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Innovation Economy

Feels like another tech bubble is on the horizon

Toymail would allow distant parents to converse with their kids through wirelessly-connected toys.
Toymail would allow distant parents to converse with their kids through wirelessly-connected toys.Globe photo/Scott Kirsner/Scott Kirsner

NEW YORK — I was walking around an expo touted as the “world’s largest startup event” last month, when I started to have flashbacks to the late 1990s. At New York TechDay, there were so many booths staffed by so many eager entrepreneurs pitching so many ideas that only needed a few million bucks and a few million users to become a real business.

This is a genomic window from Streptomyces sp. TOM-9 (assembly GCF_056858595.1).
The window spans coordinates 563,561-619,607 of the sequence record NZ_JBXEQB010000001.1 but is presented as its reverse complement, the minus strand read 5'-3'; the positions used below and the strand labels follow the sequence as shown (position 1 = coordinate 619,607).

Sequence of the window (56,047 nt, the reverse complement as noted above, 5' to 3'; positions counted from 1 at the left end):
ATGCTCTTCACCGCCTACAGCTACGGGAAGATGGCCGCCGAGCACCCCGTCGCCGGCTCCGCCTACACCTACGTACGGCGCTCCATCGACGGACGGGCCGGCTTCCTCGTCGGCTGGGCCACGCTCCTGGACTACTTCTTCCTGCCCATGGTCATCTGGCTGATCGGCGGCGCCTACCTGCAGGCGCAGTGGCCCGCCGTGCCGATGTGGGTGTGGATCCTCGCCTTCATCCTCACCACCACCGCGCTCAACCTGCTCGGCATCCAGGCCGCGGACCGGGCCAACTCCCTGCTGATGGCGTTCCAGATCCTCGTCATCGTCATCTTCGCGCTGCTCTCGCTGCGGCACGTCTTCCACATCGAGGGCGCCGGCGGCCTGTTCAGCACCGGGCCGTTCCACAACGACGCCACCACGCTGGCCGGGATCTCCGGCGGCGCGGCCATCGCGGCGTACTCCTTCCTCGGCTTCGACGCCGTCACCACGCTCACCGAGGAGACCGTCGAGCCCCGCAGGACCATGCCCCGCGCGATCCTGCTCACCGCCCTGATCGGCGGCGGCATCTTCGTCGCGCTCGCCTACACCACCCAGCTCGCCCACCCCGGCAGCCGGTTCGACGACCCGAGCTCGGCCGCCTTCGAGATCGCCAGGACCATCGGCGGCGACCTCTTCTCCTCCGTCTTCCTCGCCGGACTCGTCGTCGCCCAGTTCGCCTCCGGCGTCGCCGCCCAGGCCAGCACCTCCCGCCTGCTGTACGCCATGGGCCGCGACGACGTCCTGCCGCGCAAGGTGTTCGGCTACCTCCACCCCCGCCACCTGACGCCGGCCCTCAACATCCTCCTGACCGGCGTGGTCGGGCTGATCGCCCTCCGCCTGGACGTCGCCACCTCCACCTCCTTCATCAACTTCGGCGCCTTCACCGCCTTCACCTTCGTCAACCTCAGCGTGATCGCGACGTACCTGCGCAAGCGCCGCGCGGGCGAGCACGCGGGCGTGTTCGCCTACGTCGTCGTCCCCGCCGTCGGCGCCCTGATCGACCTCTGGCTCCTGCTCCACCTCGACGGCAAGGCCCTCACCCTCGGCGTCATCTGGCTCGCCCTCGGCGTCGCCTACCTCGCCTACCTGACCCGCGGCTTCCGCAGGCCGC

There were startups enabling women to summon a hair stylist to their apartment using a mobile app or rent designer clothing they don’t wear much to other women. An MIT Media Lab alumna was urging people to pre-order wirelessly-connected toys that would let distant parents send voice messages to kids at home.

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I lost count of the companies offering new ways for consumers to accrue loyalty points when they buy stuff, or reinventing the cash register for merchants.

“Yeah, you do see a lot of redundancy,” admitted Ajit Verghese, a former Bostonian now working in Manhattan for Dash, a mobile app that lets diners pay their bill with a smartphone.

Redundancy is not a bad thing in itself. “The Jazz Singer” was not the first time someone tried to create a talking picture, and Facebook was far from the first social network. But the intense speciation we’re seeing — the biologist’s term for the creation of lots of new species — is typically followed by mass extinction.

In the late 1990s, everyone was energized by the limitless potential of the Internet and e-commerce. Today, it’s the limitless potential of smartphones, 3-D printing, and cloud-based services.